Last week, Eric Michael Johnson described the way the Mbuti censured the abhorrent behavior of Cephu, a story told originally by Colin Turnbull in The Forest People, one of the classics of modern anthropology. Johnson’s piece, originally published in Slate in October 2012 and republished last week, retold the well-known Cephu story and cited it as part of a broader argument.
Turnbull told the story dramatically. Cephu was the head of four or five Mbuti families, a group that was not large enough to successfully form their own net-hunting band. He usually had a stand-offish attitude toward the two larger groups that formed the main band, refusing to make contributions to the Molimo festival or to take part in it, though he did participate in the daily net hunts—enough at least to get a share of the game for his group.
One day his behavior was particularly antagonistic toward everyone. During the hunt, he committed the crime of setting up his own net inside the circle of the other nets, intending to catch an animal first and not share it with the rest. The hunters all returned to camp in a fury since Cephu’s deception had been detected.
One of the men loudly summoned everyone together and, in turn, the people began openly insulting Cephu for his past behaviors; several people even refused to give him a place to sit. After he had been seated, others in turn denounced his behaviors, especially his egregious crime that day. It was pointed out that everyone had helped him when his own daughter had died, but he was not responding to the Molimo festival now, which resulted in the death of an elderly, respected lady.
Turnbull (1990) explains that for the Mbuti, the Molimo festival is a way of contacting the spirits through song. They sing their songs to symbolize their exclusion of the rest of the world except for the forest that surrounds their camp—the forest of sounds, movements and smells that form the essence of their lives and rituals.
Anyway, Cephu answered that the old lady who had died was not his mother, unwittingly announcing that he was therefore not related to the rest of the camp. He was then told that he could go off with his own group and be a chief like the Bantu villagers if he wanted. Cephu’s bluster was broken. He apologized profusely, gave lame excuses that no one believed, and indicated he would give everyone else the meat he had taken.
The others quickly swarmed through the huts in his area of the camp and took all the meat, some of which his family had quickly tried to hide. The band members continued their taunting into the evening. Cephu cried out that he and his family were hungry, but everyone taunted him. However, after dark, someone took a pot of food in his direction. Later, Cephu joined the main group around the fire singing the Molimo festival songs along with the rest of the men. The good spirits of the entire camp had been restored.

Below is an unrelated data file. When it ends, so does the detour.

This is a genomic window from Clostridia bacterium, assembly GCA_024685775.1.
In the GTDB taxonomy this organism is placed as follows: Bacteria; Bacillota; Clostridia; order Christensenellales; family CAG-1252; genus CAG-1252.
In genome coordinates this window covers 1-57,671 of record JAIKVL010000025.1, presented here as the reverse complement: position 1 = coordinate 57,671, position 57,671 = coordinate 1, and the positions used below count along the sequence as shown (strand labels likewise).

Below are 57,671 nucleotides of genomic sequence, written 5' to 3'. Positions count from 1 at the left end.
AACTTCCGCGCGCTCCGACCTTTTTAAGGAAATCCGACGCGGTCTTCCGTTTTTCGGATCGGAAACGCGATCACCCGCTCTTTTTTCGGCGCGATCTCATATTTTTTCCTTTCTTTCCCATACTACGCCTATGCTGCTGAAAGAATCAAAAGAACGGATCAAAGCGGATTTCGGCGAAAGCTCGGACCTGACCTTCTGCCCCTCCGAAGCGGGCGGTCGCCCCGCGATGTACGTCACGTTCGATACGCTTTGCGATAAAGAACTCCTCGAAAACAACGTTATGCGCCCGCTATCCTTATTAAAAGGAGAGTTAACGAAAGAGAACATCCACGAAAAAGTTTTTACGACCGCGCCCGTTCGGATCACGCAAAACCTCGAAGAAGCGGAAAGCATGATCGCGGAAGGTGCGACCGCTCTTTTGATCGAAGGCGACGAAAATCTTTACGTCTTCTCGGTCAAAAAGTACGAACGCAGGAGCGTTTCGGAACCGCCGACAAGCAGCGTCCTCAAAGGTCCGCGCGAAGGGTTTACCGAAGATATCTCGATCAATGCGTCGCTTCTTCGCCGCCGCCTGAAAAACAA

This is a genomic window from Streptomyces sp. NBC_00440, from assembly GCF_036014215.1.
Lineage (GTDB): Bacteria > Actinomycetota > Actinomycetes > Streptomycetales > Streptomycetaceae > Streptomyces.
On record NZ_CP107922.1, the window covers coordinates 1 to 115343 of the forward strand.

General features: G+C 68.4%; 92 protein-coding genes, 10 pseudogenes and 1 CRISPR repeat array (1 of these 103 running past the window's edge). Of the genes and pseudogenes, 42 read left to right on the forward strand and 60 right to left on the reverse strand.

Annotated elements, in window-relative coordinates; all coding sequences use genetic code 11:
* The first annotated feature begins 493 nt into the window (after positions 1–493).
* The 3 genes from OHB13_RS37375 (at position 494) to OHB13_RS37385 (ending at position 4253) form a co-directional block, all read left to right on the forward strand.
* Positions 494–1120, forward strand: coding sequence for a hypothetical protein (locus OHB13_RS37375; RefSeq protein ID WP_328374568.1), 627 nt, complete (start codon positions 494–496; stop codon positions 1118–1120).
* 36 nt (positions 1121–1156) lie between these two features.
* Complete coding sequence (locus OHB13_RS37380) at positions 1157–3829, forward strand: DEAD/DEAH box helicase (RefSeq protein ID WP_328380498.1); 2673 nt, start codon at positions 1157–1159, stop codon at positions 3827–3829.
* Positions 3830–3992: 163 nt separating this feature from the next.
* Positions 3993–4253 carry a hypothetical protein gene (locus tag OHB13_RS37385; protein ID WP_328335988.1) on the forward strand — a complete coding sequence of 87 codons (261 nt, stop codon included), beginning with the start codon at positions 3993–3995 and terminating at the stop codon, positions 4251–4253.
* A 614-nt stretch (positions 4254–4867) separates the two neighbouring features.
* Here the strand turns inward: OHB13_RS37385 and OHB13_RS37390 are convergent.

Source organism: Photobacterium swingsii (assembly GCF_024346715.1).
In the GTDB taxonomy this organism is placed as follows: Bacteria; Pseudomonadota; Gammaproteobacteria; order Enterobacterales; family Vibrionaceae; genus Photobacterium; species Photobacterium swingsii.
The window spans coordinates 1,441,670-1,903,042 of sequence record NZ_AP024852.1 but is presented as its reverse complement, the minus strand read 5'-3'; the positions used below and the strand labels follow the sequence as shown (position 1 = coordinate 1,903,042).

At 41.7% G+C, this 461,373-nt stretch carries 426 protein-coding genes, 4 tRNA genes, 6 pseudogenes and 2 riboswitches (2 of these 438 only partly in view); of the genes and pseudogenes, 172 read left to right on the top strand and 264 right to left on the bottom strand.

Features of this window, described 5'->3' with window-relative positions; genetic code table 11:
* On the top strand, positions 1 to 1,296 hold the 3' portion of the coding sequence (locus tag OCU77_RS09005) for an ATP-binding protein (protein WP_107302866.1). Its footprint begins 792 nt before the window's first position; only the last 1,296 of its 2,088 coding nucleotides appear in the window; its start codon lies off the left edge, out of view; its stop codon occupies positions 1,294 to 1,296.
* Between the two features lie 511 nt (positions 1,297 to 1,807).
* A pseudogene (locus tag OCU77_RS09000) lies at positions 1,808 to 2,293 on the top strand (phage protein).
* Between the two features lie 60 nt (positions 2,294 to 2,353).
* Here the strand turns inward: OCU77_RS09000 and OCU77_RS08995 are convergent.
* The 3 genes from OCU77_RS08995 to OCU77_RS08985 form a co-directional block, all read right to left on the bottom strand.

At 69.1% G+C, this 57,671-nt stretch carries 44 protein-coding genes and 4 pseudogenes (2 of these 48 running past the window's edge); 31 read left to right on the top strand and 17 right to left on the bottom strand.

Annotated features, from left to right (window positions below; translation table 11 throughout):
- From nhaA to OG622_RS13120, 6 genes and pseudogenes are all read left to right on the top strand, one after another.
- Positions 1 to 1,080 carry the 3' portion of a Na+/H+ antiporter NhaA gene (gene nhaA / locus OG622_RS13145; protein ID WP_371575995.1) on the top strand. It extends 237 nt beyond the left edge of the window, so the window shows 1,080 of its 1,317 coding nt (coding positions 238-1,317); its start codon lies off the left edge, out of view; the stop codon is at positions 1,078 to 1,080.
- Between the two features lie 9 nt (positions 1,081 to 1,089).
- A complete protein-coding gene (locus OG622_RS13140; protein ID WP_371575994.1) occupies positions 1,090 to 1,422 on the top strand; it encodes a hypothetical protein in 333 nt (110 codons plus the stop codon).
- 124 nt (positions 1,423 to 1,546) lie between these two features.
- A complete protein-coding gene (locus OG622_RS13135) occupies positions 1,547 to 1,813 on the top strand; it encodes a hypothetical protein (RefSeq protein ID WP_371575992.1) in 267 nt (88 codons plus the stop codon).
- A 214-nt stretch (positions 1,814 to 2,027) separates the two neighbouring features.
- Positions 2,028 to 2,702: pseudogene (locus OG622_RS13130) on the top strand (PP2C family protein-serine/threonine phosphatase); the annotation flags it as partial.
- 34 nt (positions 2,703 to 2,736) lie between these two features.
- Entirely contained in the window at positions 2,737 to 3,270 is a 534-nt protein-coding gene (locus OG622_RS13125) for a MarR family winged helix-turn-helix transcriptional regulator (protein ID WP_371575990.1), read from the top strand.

The same year that Turnbull was doing his anthropology field work in the Ituri Forest of the Congo, 1957, Ayn Rand published her dystopian novel Atlas Shrugged. The hero of her story, John Galt, condemned all collectivist societies since they don’t support individual rights. Galt stated, as quoted by Johnson, “By the grace of reality and the nature of life, man—every man—is an end in himself.” Galt continued, “He exists for his own sake, and the achievement of his own happiness is his highest moral purpose.”
Johnson argues that Rand’s reasoning is diametrically opposed to that of the Mbuti. Her Galt wants to live his life focused entirely on self-interest, which nature requires of him. Human nature is, in essence, based on rational thinking, individual achievement, and self-interest; and capitalism is its natural expression. Paul Ryan, now the Speaker of the U.S. House of Representatives, has cited Atlas Shrugged as a major influence on his worldview. Galt would view the approach of the Mbuti, in Johnson’s words, as “the disease of altruistic morality and economic redistribution.”
Johnson goes on to cite a work by anthropologist Christopher Boehm, who has been studying altruism in human societies for over 40 years. He discusses Boehm’s recent work in some detail, examining his study of the literature on 150 hunter-gatherer societies that he refers to as “Late Pleistocene Appropriate” peoples. He finds that they directly contradict the selfish ideal of Ayn Rand.
While none of those societies are perfect or completely without conflicts and occasional violence, in 100 percent of Boehn’s sample, altruism and generosity predominate toward both relatives and non-relatives alike. Cooperation and sharing are the most highly cited moral values. Boehm cites a variety of other factors involved, such as the roles of gossip, public opinion, spatial distancing, and expulsion in helping to preserve the moral rules in those 150 societies.
Johnson summarizes his comparison of the Mbuti with the modern capitalistic society. Ayn Rand might have felt a bond with Cephu, he suggests—they both valued themselves over the broader group and attempted to maximize their personal profits. But Turnbull made it clear that the Mbuti tried to minimize their disappointments with Cephu’s behavior by normally keeping their thoughts about him to themselves. It took his major crime that one day to bring matters to a head. But as the story concluded, group rules prevailed, and the uneasy balance between group needs and individual desires was maintained peacefully.